Building Android Apps with Scala - IntelliJ February 18, 2011

note to the reader This is the third in a series of posts about getting started with Scala, Android and IntelliJ.  The content here assumes that you already have a working install of IntelliJ and the Android SDK plus a project created using simple-build-tool.  If you don't have these things then please check out Part 1 - Prerequisites and Part 2 - simple-build-tool)

IntelliJ Plugins

Before we get started we need to install some IntelliJ plugins.

  • In IntelliJ click File -> Settings
  • Scroll down to Plugins
  • Click the 'Available' tab
  • Install the Scala, Sbt, and Android plugins
  • Right click each plugin and select 'Download and Install'
  • Allow IntelliJ to restart after installing the plugins

After the plugins are installed we have to configure the Sbt plugin so that it can find the Sbt jar file. Go to File -> Settings -> Sbt to do this.

Creating the IntelliJ project file

Unfortunately, this part of the process requires a bit of hackery.  My intent is to modify the Android Sbt plugin to create projects that are more suitable from the outset and combine that the work done in the sbt-idea plugin to automate this entire process.  Until someone does that, these are the steps required.

Also, as I said in Part 2, nothing we do here will prevent us from building, packaging, deploying or testing our project using sbt from the command line.  You should always be able to do that regardless of the IDE you are using.

Now, let's fire up IntelliJ and create this project.

  • Create Java project from existing sources
  • Enter a name for the project
  • In the 'Project files location' field, enter the path to the root of the project.
    • This should be $project_path
    • IntelliJ should find source files in $project_path/src/main/java
  • Click ‘Next’ and you should see the Libraries list
    • There should be lots of libraries
  • Find the library named ‘lib’ and rename it to ‘scala_2.8.1’
  • Click ‘Next’ and you should the Modules list
    • There should be one module, named Main.  Rename to $project_name
  • Click ‘Next’ and you should see the Facets list
    • There should be one facet, Android
  • Click ‘Finish’

Great!  At this point, we’ve got some IntelliJ project files created which reference the generated Java source files for the project we created in Part 2.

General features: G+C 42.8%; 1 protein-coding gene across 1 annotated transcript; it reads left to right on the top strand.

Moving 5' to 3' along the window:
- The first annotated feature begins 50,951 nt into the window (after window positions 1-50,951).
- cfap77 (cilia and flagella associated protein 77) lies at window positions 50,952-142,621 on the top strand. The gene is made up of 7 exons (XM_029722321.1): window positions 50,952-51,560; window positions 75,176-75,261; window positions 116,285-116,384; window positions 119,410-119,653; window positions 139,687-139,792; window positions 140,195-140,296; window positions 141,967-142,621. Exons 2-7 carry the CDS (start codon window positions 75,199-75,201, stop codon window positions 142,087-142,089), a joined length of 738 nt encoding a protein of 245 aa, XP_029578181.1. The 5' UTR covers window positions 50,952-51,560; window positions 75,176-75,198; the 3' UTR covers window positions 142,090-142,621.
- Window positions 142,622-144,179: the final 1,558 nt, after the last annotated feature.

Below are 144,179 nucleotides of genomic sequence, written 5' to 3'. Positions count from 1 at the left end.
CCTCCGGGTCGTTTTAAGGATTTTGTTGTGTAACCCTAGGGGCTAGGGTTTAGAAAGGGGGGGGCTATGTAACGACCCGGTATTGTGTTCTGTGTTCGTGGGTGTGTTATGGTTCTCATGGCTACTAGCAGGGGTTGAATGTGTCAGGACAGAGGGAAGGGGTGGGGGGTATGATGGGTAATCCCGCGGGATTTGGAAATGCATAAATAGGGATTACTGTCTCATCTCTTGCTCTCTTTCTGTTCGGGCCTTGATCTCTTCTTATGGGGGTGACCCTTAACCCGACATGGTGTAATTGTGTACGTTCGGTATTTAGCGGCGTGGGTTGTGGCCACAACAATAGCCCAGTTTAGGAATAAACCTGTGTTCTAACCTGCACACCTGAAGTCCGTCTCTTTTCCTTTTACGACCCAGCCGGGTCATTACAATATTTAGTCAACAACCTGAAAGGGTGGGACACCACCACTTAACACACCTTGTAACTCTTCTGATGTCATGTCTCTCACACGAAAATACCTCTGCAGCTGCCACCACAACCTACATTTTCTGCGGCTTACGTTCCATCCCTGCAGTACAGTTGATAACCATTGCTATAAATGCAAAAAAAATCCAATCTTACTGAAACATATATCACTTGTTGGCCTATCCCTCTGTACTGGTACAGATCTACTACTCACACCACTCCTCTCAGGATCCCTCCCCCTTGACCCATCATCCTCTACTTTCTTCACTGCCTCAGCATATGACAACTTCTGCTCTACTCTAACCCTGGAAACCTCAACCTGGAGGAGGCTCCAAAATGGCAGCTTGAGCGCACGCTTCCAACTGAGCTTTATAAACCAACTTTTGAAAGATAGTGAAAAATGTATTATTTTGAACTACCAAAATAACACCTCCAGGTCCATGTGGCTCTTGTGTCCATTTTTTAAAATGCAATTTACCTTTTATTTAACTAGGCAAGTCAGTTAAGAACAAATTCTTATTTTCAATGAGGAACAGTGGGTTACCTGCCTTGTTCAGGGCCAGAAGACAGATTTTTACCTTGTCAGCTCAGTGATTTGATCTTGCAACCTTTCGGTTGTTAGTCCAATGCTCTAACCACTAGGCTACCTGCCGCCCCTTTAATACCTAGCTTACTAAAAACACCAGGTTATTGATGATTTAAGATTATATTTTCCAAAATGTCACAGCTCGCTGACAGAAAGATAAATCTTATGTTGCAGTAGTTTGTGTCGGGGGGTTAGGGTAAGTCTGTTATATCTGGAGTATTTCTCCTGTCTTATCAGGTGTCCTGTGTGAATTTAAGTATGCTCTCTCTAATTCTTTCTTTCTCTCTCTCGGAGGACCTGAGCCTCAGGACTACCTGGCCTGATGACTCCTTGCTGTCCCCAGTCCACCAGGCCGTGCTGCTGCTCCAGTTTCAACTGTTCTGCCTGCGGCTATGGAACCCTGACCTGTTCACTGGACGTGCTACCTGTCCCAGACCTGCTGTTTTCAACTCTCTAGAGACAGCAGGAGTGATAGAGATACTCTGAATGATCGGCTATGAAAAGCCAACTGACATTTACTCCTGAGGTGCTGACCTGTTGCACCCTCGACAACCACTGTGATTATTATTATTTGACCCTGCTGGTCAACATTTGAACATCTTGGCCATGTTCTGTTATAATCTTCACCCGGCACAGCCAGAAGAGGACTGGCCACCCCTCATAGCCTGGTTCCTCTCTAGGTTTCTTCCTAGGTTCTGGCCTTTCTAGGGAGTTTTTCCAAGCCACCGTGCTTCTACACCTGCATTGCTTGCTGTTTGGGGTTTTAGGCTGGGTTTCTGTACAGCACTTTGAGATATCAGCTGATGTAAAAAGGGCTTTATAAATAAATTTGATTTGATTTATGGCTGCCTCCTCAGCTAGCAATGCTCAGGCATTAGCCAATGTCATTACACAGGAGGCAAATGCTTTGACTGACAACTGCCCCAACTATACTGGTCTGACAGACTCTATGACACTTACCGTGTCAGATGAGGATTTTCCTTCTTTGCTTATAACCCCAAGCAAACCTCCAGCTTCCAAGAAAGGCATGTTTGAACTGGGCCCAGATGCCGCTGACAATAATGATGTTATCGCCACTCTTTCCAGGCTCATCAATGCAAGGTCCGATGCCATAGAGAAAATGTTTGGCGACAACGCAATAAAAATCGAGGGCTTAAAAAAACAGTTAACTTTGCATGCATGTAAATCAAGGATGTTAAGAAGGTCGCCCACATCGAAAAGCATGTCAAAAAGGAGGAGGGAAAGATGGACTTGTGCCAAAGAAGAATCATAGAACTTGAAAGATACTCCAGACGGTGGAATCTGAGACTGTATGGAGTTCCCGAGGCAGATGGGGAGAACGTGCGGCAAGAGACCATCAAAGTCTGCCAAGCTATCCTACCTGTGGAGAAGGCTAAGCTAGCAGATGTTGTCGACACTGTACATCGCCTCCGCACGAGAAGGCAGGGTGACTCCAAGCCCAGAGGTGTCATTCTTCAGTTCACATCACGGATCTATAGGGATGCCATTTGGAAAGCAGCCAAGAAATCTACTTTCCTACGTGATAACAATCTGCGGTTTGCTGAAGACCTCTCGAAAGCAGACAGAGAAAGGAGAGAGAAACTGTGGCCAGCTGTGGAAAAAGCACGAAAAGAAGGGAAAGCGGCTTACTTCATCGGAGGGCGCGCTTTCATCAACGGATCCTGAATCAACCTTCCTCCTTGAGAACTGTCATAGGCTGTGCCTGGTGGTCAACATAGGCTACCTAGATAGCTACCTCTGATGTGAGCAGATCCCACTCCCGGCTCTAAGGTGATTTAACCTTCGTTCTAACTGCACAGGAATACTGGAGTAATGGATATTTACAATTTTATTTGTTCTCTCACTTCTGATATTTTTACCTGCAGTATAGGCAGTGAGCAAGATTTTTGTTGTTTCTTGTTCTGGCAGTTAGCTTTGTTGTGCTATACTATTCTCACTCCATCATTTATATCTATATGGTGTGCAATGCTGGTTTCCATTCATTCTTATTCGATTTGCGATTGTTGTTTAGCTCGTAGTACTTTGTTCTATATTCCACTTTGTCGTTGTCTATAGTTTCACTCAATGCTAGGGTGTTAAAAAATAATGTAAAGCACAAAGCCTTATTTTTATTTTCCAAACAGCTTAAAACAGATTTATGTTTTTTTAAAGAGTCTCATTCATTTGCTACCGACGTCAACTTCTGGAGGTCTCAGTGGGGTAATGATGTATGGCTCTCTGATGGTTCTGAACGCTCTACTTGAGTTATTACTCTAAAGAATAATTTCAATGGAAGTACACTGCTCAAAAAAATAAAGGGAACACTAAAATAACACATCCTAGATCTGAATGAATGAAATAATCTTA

Now we need to change a few things.  IntelliJ still doesn’t know about our Scala source files and the IntelliJ Android plugin doesn’t know what Sbt is doing.  Also, a meaningful ‘Run’ configuration from the IDE is nice.

Hacking up the IntelliJ project

Let’s get our source tree in order first.

  • Right click on 'Scala' folder.
  • Mark directory as Source Root
  • Right click on Scala and add package, 'com.test.myproject'
  • Rename Activity.scala to MainActivity.scala  (we're trying to make IntelliJ happy)
  • put MainActivity.scala in com.test.myproject package just created

Configure the IntelliJ Android plugin

The Android facet expects some things to be in different places

  • Right Click on the project in the project tab and select Open Module Settings
  • Select Facets
  • Select Android
  • Select Compiler
  • In the section 'AAPT Compiler'
  • Change '$project_path/src/main/gen'  to '$project_path/src/main/java'
  • In the section 'Android Packaging Compiler'
  • Change APK Path to '$project_path/target/scala_2.8.1/myproject_2.8.1-0.1.apk'

Also in the project settings make SURE that the Scala dependecy is set to to ‘Provided’ (NOT compile, test or runtime) so that if you ever let IntelliJ (instead of Sbt) build the project then it won't also try to generate Dalvik bytecode for the Scala library. The Scala library contains classes which have more functions in them than the Dalvik bytecode conversion tool can handle.

This issue is circumvented by the Sbt build process because Sbt uses ProGuard to remove unused classes and functions from the Scala library before converting it to Dalvik bytecode.

Now, let's show IntelliJ how to build our project

(Adding a Run configuration that uses Sbt)

  • In the IntelliJ menu, click 'Run'
  • Click 'Edit Configurations'
  • Click the + in the top left and select Android application
  • Enter ‘DeployRun’ in the Name textbox where it says 'Unnamed'
  • In the Module drop down select your project.  (There should be only one item in the list)
  • Uncheck 'Make'
  • Check 'Run Sbt Action'
  • Click the ellipsis next to 'Run Sbt Action' and in the dropdown list/text box type 'package-debug'
  • Click OK to close that dialog
  • Click OK to close the Run Configuration dialog

You can now rebuild and run your project from IntelliJ by executing the DeployRun configuration.

You can setup other build configurations to execute additional Sbt targets.

Next time we’ll cover running your tests with the awesome ScalaTest framework from inside IntelliJ.

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